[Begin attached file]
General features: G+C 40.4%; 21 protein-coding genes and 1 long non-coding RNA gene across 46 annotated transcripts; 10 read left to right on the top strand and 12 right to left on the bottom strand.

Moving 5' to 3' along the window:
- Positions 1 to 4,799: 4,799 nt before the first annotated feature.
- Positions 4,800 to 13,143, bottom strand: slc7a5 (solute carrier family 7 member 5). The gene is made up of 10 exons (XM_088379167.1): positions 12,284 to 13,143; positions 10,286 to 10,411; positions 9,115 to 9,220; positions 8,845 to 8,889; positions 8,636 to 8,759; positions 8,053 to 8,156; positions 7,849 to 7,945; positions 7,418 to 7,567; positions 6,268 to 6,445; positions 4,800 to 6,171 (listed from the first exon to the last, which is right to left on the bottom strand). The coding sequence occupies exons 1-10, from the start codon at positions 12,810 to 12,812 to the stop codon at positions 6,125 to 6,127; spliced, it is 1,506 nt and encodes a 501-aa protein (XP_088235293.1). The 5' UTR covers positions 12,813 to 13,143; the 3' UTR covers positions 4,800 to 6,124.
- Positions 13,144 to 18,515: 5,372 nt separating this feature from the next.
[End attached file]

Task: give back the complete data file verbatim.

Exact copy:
General features: G+C 40.4%; 21 protein-coding genes and 1 long non-coding RNA gene across 46 annotated transcripts; 10 read left to right on the top strand and 12 right to left on the bottom strand.

Moving 5' to 3' along the window:
- Positions 1 to 4,799: 4,799 nt before the first annotated feature.
- Positions 4,800 to 13,143, bottom strand: slc7a5 (solute carrier family 7 member 5). The gene is made up of 10 exons (XM_088379167.1): positions 12,284 to 13,143; positions 10,286 to 10,411; positions 9,115 to 9,220; positions 8,845 to 8,889; positions 8,636 to 8,759; positions 8,053 to 8,156; positions 7,849 to 7,945; positions 7,418 to 7,567; positions 6,268 to 6,445; positions 4,800 to 6,171 (listed from the first exon to the last, which is right to left on the bottom strand). The coding sequence occupies exons 1-10, from the start codon at positions 12,810 to 12,812 to the stop codon at positions 6,125 to 6,127; spliced, it is 1,506 nt and encodes a 501-aa protein (XP_088235293.1). The 5' UTR covers positions 12,813 to 13,143; the 3' UTR covers positions 4,800 to 6,124.
- Positions 13,144 to 18,515: 5,372 nt separating this feature from the next.